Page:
Object element = it.next();
result.add(applier.apply(element));
}
return result;
}
}


And the interface used by the utility class.
Applier.java

package fp;

public interface Applier {
public Object apply(Object element);
}


Here's a client code example.

WithPoints.java

package domino;

public interface WithPoints {
public Integer getPoints();
}


Domino.java

package domino;

public class Domino implements WithPoints {
private Integer points;

public Domino(int points) {
this.points = new Integer(points);
}

public Integer getPoints() {
return points;
}
}


And finally!

package domino;

import fp.Applier;
import fp.ListUtils;
import java.util.ArrayList;
import java.util.Iterator;
import java.util.List;

public class Main {

public static void main(String[] args) {
List dominoes = new ArrayList();
dominoes.add(new Domino(1));
dominoes.add(new Domino(2));
dominoes.add(new Domino(3));

List points = ListUtils.map(dominoes, new Applier() {
public Object apply(Object domino) {
return ((WithPoints) domino).getPoints();
}
});

System.out.println(points); // [1, 2, 3]
}
}


So this time around, I did get a new list instead of transforming a list but I still think the simple iterator style is clearer and it avoids using a "utility class" for doing something really simple.

Iterator style

List points;
for (Iterator iter = Dominoes.iterator(); iter.hasNext();) {
points.add((WithPoints) iter.next().getPoints());
}


And of course, Scala still is neater for me 8)

val points = dominoes map (x => x.points)

Monday, June 9, 2008

The Scala Influence

A while ago, Frank Sommers asked the following:
How Has Functional Programming Influenced Your Coding Style?

If wish I could have replied something then, but I was just starting to learn Scala, and I couldn't.

Now, I'm still just at the beginning of grokking FP, but I can write about how it almost influenced a bit of Java code I had to write the other day at work.

Post update: "I have to use jdk 1.4.2 at work. That's why I am not using generics and all."

I had a list of instances of a certain class, and I wanted to get a list made from the result of invoking a certain method on each instance.

We'll pretend I had a Domino class, and I wanted to invoke the method getPoints() on each instances

Here's how I would have done it in Scala:

class Domino(p: int) {
val points=p
}

val dominoes = List(new Domino(1), new Domino(2), new Domino(3))

val points = dominoes map (_.points)

Let's say it's a bit cryptic in Scala and make it a bit more explicit:
val points = dominoes map (x => x.points)

I'll skip the Java class definition, but it implements the interface WithPoints, which declares the "Integer getPoints()" method .

Now, just look at what I had to code in Java to get the point list:

List points;
for (Iterator iter = Dominoes.iterator(); iter.hasNext();) {
points.add((WithPoints) iter.next().getPoints());
}

Simple really, but I couldn't get over how much neater (to me) it was in Scala.

Now comes the functional programming influence part. It so happens that I had a transformation library at my disposal in my Java project: org.apache.commons.collections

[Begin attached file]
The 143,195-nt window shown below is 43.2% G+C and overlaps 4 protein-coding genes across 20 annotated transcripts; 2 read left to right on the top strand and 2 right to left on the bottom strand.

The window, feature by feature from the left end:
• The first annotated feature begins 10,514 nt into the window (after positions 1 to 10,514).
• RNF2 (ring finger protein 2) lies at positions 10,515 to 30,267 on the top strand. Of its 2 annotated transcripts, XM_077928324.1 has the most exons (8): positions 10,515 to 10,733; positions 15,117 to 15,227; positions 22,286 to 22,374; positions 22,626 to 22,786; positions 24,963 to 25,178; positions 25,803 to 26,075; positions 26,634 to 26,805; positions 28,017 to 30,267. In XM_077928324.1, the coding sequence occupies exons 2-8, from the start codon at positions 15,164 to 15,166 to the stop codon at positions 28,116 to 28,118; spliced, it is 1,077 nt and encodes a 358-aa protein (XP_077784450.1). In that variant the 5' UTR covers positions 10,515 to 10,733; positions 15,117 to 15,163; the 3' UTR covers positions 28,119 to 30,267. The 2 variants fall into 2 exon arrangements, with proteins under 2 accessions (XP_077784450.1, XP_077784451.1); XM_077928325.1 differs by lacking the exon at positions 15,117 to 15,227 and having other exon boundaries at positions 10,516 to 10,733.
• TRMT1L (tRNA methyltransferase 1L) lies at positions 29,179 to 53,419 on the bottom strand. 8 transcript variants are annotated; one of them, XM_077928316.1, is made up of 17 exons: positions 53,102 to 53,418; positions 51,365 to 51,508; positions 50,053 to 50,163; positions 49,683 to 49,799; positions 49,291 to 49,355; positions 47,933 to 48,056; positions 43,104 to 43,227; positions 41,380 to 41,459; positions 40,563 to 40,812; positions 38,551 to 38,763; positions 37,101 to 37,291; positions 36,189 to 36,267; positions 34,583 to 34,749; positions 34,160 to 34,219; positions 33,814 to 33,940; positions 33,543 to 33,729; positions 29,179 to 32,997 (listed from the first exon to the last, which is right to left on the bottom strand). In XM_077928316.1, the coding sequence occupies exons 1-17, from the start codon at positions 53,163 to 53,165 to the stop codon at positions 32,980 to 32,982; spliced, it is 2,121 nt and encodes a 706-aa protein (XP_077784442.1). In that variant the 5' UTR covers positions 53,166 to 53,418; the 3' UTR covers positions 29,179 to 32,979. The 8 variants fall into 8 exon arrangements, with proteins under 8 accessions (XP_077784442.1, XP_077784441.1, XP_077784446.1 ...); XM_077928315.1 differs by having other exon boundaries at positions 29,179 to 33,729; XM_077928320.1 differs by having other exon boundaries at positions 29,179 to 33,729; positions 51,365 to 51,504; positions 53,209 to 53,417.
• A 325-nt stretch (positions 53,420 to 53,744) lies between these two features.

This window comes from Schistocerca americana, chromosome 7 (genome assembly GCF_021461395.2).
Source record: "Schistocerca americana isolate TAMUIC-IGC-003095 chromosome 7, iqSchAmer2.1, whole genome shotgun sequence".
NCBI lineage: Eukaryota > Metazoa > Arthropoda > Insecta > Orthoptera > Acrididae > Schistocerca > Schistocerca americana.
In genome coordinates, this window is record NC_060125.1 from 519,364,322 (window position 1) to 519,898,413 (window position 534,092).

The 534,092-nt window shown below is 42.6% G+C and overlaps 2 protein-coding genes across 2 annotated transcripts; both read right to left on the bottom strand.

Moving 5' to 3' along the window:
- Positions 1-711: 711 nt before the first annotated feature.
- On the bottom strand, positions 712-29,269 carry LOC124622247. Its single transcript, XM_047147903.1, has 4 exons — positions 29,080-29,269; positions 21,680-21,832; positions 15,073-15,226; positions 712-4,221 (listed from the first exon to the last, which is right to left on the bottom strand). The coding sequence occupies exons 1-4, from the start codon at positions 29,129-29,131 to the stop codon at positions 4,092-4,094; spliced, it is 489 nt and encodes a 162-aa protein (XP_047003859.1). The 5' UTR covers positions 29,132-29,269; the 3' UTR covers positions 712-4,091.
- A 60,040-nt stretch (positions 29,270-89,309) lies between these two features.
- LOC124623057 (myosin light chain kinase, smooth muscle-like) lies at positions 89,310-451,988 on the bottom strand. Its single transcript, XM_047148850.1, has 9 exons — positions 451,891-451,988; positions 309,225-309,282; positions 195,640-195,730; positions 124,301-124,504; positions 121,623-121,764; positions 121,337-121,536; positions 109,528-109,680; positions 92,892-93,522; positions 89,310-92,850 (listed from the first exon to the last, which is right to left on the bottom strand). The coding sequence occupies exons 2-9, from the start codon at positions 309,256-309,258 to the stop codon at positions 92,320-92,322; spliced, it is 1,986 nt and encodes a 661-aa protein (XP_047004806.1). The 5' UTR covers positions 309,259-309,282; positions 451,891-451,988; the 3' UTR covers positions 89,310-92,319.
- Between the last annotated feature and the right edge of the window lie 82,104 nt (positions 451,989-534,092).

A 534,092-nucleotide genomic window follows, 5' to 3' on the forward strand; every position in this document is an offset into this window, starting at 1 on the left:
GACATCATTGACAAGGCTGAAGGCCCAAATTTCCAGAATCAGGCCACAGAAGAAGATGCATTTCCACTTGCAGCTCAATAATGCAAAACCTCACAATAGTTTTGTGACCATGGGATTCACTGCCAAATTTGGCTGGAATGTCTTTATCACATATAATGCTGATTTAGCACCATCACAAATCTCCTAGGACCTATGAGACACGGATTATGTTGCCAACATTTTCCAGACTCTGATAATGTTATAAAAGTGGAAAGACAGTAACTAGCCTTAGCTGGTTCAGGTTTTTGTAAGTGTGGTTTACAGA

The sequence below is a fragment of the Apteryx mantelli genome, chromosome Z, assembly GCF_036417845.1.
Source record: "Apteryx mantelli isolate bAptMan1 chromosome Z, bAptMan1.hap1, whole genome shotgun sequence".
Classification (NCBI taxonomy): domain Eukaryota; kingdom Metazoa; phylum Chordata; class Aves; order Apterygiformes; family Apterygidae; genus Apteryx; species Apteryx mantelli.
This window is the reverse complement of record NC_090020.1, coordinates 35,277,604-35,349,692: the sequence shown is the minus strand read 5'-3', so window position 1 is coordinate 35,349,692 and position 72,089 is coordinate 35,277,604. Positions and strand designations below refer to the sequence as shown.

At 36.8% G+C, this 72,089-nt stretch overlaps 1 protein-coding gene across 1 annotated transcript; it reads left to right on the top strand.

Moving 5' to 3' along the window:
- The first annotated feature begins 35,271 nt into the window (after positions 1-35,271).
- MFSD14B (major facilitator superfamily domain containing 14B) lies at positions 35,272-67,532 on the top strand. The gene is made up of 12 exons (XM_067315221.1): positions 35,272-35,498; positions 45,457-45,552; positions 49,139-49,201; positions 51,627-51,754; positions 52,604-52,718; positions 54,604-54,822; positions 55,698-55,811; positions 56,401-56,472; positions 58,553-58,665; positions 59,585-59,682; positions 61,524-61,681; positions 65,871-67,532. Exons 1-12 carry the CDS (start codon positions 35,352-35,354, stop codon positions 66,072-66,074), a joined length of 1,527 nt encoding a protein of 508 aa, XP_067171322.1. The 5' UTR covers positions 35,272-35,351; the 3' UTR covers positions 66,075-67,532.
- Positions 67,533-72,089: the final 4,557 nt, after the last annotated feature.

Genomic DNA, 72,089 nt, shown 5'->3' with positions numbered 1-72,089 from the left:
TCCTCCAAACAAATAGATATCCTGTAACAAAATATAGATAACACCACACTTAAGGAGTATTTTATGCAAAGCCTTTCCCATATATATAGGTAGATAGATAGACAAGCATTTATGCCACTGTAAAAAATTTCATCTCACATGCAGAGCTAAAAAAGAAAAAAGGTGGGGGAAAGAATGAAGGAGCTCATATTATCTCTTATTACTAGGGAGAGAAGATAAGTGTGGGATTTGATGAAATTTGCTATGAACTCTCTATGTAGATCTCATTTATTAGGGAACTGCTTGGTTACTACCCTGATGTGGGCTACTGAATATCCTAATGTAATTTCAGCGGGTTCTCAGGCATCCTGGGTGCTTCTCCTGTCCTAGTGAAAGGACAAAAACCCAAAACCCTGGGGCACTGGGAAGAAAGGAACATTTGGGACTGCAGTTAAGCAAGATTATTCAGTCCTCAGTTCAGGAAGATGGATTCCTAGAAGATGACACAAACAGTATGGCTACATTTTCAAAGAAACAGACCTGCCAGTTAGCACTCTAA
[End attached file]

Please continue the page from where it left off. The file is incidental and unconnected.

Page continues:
It's not what I really wanted, but I could use some kind of functional programming style with it. And here's the end result:

List dominoes;
CollectionUtils.transform(dominoes, new Transformer() {
public Object transform(Object domino) {
return ((WithPoints) domino).getPoints();
}
});


So there, it's not so bad, except that:
1) It transforms my list instead of returning a new list, which is what I wanted.
2) The imperative version is, in my opinion, clearer.

And so this is how functional programming has (almost, but not quite) influenced my coding style so far.

Wednesday, April 16, 2008

Instance read-only access modifier

Be it in C++, Java, or Scala, I have always been bothered by the fact that an instance of a class has access to the private members of another instance.

Sure, it's mighty useful for copy constructors and other functionalities like adding, but I always felt there should also be a "private read-only" access modifier.

Of course, there is no problem in the case of immutable objects. Here's a Scala example (using Scala version 2.6.1).

class Domino(p: int) {
private val points=p

def add(that: Domino) = new Domino(p + that.points)

override def toString() = "Domino: points=[" + points +"]"
}

scala> val d1 = new Domino(1)
d1: Domino = Domino: points=[1]

scala> val d3 = new Domino(3)
d3: Domino = Domino: points=[3]

scala> d1.add(d3)
res2: Domino = Domino: points=[4]


But what if, for whatever reason, I am using mutable objects?

In the following code, I have no quarrel with the function addToMe, but I am bothered by the function addToOther. I wish I could specify my special "private read-only" access modifier there, so this function would not compile.

Normal Scala code:

class MutableDomino(p: int) {
private var points=p

def addToMe(that: MutableDomino) = { points = points + that.points }

def addToOther(that: MutableDomino) { that.points = that.points + points }

override def toString() = "MutableDomino: points=[" + points +"]"
}


I would like to be able to write the class like the following (the exact name of the access modifier is not important)

Crazy Scala code:

class MutableDomino(p: int) {
private[this] var points=p

def addToMe(that: MutableDomino) = { points = points + that.points }

def addToOther(that: MutableDomino) { that.points = that.points + points }

override def toString() = "MutableDomino: points=[" + points +"]"
}


What do you think about an instance read-only access modifier?

Is it useful, or is it over the edge?

Post update!

Thanks to Eric's heads up below, I learned about the access modifier.

I can actually go even further than prevent write-access to a private member of another instance: I can block read and write access to it altogether using the "this" qualifier.
E.g. : private[this]

Here is a new version of the MutableDomino class with it that will be, rightly so, rejected by the Scala interpreter:

class MutableDomino(p: int) {
private var points=p

def addToMe(that: MutableDomino) = { points = points + that.points }

def addToOther(that: MutableDomino) { that.points = that.points + points }

override def toString() = "MutableDomino: points=[" + points +"]"
}

error: value points is not a member of MutableDomino
def addToMe(that: MutableDomino) = { points = points + that.points }
^
error: value points is not a member of MutableDomino
def addToOther(that: MutableDomino) { that.points = that.points + points }